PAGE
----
A, B and G. Having read PA for YEARS I've been educated in many things including attitudes to disability, mainly autism. I often forget to watch it but Attitude on TV ONE Sunday mornings is such a fabulous show that it deserves a mainstream time slot. I get angry that trivialities prevail and I'm always grateful when one of you points to the show on this site or Twitter.
My husband has dementia and is in a home. This has thrown me into the world of mental disability.
Now I'm kind of disabled myself although I think of it as being disfigured. I'm a little bit scarred on the face and a little bit speech impaired after several cancers. Can't eat proper food. Very mobile but always found social interaction hard and now it's going to be even more of a challenge. I'm looking for a creative outlet (I'm sort of newly retired) or some sort of community work where I can help others at the same time as getting out there among people.
Fantastic reviews. Infectious enthusiasm. Have to say, though, that I found 12 Years a Slave unsatisfying if that makes sense.
Going through the alphabet with NZ place names (mainly towns but I allow Vinetown, Whangarei and Upper Hutt) helps. And if that doesn't work I do international countries and cities.
Yes, but I expected Corin Dann or Susan Wood to pull them up on this - or the esteemed political scientist on the panel.
Tend to agree but heard a few pertinent points out around Auckland today. One was from a woman who said, Well we'd rather know, wouldn't we? Hmmmm. And my daughter in law said, I'm from London. If a politician hadn't stolen money or had an affair there would be something wrong.
Thought-provoking doco. Jimmy will make a a great employee and workmate one day soon I hope.
A lovely young man: a programme to watch:)
Hi, Carol. I think Hague is expressing a personal view about "catastrophic rights". Just the fact that he refers to Vitamin C etc as "no proven benefit" shows that he's a clear thinker but wants to extend some sort of hope and comfort to those who are terminally ill. I know what you mean about the value of screening but also think that the concept of "catastrophic rights" is interesting. I like what George said about a "supportive palliative environment".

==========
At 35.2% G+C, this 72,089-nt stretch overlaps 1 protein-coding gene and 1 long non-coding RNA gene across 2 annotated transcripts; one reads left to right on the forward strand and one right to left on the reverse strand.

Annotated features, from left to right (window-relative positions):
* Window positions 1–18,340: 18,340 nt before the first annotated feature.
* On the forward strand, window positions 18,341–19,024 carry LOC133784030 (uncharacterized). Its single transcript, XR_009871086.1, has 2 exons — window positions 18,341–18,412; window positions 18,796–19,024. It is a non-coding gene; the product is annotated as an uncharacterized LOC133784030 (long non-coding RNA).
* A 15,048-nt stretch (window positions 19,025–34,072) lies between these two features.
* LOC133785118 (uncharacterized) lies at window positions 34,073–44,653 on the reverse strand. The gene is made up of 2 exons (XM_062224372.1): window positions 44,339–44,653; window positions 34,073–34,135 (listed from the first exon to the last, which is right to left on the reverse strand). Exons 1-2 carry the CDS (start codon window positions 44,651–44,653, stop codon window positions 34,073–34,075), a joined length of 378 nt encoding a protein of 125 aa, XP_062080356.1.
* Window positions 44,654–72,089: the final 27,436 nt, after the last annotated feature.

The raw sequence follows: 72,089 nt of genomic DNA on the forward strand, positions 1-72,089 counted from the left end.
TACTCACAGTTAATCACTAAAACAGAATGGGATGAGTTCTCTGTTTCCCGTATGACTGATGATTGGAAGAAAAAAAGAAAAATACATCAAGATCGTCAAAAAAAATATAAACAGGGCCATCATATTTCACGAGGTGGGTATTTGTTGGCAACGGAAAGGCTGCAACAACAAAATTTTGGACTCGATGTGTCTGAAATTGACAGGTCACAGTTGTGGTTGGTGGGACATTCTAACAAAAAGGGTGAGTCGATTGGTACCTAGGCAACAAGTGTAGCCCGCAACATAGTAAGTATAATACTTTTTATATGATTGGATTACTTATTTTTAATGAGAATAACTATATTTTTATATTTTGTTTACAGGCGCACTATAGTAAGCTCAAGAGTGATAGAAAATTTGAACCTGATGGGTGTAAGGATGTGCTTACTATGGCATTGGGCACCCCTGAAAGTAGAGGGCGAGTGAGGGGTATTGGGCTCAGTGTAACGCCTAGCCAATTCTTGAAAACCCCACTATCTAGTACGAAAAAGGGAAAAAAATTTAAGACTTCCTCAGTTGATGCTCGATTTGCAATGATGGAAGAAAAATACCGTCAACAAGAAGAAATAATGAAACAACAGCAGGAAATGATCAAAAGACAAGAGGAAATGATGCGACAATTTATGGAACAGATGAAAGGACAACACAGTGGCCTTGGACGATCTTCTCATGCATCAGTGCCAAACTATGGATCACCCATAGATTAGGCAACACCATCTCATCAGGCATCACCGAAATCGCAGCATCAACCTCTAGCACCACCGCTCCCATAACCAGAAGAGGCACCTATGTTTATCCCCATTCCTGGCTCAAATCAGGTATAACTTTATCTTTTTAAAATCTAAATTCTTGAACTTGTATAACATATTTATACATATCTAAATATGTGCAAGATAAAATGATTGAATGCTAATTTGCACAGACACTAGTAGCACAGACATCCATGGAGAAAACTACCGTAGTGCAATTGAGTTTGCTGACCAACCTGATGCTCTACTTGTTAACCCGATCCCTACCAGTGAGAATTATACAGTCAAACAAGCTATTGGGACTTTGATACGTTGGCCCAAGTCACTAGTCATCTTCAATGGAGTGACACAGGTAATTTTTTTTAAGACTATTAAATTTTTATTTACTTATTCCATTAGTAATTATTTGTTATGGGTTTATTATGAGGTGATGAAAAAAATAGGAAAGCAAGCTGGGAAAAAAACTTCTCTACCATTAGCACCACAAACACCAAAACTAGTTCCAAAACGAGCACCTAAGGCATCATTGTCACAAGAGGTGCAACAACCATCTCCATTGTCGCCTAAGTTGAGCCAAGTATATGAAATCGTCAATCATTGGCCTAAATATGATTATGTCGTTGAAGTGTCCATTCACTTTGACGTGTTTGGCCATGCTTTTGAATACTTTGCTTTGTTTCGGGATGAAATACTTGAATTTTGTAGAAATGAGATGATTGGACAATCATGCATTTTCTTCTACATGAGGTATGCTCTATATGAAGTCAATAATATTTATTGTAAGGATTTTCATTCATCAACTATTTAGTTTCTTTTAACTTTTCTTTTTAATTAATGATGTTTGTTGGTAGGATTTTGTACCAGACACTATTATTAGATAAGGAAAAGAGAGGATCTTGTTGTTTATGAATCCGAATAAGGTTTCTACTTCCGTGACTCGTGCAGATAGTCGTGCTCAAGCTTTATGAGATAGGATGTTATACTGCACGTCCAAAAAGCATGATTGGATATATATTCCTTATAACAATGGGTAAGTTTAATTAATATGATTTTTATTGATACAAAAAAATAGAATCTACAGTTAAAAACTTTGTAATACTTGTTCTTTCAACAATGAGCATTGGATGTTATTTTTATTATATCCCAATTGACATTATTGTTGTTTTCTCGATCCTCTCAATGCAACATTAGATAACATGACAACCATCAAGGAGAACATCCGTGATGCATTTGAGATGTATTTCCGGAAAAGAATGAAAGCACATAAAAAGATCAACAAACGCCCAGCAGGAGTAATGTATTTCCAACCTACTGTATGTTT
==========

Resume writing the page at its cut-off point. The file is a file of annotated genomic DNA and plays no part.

With Cunliffe's mention of "predistribution" and the promise of thoughtful policy from the Greens, we could be in for a much better win next year than any boat race can deliver us.
I wonder where medical marijuana comes into a Green health picture?
This is the response from Kevin Hague about the Greens’ onsite health policy re complementary therapies. I wrote to him under the assumption that he’d have a part to play in a new govt.
“Thanks for your email. I’m quite keen not to count my chickens etc, but on the other hand am also thinking about priorities for implementation.
The first thing to say is that our Health policy is pretty old and is currently in the middle of a complete rewrite, so by about early next year it will look quite different.
The second thing to say is that in practice such a unit already exists in the Ministry and has done for years, although it has little effect in practice. Where I have been called on to say what this particular policy means I have spoken about the need to enable ‘complementary therapies’ with satisfactory evidence of effectiveness (eg Cochrane review) to be used in our health services. This is sometimes a little tricky because such therapies may not fit easily with other categories (eg pharmaceuticals). You may be aware that in fact many of our established therapies have not had this standard of evidence to support them, but I figure we shouldn’t be funding or advocating anything new – mainstream or complementary – without good evidence.
Some of my medical friends also see a place for integration of therapies that may not have evidence of effectiveness (beyond placebo, which is pretty effective in itself) but which do no harm, in some situations and there are some good reasons to at least ensure health practitioners are aware of and educated about the kinds of complementary therapies their patients may be using, and that an environment is created where patients will disclose what these are.
My own view, although it’s going a bit far to say this is a Green party view, is that there is also a case for ‘catastrophic rights’, where a patient who is terminally ill has the right to access therapies with no proven benefit. Sir Paul Callaghan’s use of high doses of intravenous Vitamin C might be an example, and I have known many people with AIDS in parallel situations.
So that’s the thinking anyway. Of course I have other friends who say if a complementary therapy is shown to be effective then it is no longer complementary. By such a semantic argument anything called complementary would, therefore, be unproven, but that seems to me to be pretty unhelpful. I reckon most people would still think of manuka honey used in wound care, for example, to be complementary.”
Great poll and a great response from Kevin Hague too about Greens' health policy.
I'm thoroughly reassured. Do y'all want me to post his email here?